“Children Are All Looking at You”: Child socialization, directive trajectories and affective stances in a Russian preschool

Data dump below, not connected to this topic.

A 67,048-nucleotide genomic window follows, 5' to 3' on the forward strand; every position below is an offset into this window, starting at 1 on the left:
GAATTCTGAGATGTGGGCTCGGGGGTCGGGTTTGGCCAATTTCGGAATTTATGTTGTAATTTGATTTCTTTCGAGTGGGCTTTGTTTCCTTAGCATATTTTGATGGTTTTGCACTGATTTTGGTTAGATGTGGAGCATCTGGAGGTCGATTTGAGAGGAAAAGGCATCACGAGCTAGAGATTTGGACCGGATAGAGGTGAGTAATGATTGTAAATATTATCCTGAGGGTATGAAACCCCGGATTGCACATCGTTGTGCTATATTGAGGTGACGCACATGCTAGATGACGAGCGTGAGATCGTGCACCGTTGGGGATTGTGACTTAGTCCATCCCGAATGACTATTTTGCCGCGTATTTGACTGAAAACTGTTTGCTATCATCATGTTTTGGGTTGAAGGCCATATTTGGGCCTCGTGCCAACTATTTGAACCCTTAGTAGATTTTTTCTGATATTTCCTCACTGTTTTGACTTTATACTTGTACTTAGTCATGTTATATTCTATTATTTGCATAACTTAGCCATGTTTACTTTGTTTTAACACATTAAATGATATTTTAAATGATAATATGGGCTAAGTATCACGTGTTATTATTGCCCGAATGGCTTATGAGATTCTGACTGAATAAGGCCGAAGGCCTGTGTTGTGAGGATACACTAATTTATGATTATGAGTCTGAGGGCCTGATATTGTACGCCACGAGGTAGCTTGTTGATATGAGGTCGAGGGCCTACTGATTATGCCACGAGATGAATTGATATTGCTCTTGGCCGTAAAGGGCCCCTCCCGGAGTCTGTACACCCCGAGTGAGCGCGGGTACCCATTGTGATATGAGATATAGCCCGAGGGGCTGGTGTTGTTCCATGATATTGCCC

This discourse analysis of video-recorded data examines how through the use of directives Russian preschool teachers socialize three-year-old preschool newcomers into becoming competent members of their social setting. I demonstrate that this process involves manipulation of multiple semiotic resources, including language, body, physical objects, and orientation in physical space. Previous research has shown that children “actively develop and use communicative skills to produce socially-ordered events in everyday interaction with adults and peers” (Corsaro 1979: 335). The present study demonstrates that adult care-givers take an active role in encouraging such production. During this process, the role of other children is highlighted, attention to ‘feelings of others’ is emphasized, and observation of each other’s behaviors is encouraged. ‘Others’ are ‘used’ to regulate the behavior, affective stances, and coordination of children’s actions.
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